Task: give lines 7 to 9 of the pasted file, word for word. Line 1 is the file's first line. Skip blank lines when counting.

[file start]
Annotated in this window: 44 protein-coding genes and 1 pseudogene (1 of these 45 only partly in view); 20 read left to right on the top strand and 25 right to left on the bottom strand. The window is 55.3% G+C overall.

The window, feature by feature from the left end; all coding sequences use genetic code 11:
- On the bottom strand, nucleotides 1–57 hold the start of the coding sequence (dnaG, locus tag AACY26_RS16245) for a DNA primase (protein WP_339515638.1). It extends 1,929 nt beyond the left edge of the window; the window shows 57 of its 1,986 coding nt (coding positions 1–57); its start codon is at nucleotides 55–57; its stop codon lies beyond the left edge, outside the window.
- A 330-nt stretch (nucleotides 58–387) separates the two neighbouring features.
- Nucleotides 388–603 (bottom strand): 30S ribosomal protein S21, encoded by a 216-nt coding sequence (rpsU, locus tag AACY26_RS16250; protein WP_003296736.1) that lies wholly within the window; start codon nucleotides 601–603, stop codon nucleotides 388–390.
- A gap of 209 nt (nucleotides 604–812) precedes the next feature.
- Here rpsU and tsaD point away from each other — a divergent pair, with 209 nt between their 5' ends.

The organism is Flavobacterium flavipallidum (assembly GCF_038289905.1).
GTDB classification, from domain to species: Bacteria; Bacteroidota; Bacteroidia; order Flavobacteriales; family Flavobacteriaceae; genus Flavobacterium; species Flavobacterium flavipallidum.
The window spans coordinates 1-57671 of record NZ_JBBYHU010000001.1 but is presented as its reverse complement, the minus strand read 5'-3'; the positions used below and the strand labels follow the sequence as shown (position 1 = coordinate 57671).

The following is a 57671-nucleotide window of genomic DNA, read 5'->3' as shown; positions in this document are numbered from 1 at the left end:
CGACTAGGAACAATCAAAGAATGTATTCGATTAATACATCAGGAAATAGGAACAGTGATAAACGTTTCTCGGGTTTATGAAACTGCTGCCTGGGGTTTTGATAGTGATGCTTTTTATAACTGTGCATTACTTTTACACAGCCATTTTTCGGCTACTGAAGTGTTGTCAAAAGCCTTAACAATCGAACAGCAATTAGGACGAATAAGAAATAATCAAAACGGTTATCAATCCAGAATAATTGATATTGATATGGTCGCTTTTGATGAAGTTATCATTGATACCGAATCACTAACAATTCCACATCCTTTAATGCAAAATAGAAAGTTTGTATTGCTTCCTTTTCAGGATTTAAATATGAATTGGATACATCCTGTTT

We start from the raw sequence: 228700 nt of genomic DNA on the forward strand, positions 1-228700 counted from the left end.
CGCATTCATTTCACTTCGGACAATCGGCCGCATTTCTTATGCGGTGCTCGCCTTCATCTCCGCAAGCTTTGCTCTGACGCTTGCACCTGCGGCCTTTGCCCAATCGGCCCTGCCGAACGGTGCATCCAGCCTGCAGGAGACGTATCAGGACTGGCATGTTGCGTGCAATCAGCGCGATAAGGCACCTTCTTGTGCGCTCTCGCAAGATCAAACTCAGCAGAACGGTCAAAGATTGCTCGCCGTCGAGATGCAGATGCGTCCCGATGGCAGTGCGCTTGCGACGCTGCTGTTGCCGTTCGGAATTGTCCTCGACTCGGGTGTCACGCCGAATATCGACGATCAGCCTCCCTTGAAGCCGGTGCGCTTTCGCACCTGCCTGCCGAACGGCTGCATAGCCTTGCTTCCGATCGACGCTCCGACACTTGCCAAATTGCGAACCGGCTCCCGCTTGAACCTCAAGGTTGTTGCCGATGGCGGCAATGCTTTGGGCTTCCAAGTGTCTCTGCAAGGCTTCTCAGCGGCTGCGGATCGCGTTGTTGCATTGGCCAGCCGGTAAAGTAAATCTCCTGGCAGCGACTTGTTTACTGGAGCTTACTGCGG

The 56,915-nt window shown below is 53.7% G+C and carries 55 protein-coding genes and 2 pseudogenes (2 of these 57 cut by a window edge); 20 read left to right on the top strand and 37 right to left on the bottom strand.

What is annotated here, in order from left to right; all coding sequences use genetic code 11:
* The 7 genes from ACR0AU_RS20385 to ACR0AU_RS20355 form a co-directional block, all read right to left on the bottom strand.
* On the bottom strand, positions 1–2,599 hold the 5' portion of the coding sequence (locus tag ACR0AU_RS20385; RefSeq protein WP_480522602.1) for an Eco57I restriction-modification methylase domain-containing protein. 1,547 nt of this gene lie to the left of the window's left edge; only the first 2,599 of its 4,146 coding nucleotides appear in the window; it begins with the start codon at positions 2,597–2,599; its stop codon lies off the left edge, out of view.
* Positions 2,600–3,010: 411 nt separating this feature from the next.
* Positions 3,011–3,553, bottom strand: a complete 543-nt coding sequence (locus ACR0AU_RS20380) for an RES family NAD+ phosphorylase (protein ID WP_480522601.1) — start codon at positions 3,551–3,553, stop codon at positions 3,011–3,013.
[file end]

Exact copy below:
- Here rpsU and tsaD point away from each other — a divergent pair, with 209 nt between their 5' ends.

The organism is Flavobacterium flavipallidum (assembly GCF_038289905.1).
GTDB classification, from domain to species: Bacteria; Bacteroidota; Bacteroidia; order Flavobacteriales; family Flavobacteriaceae; genus Flavobacterium; species Flavobacterium flavipallidum.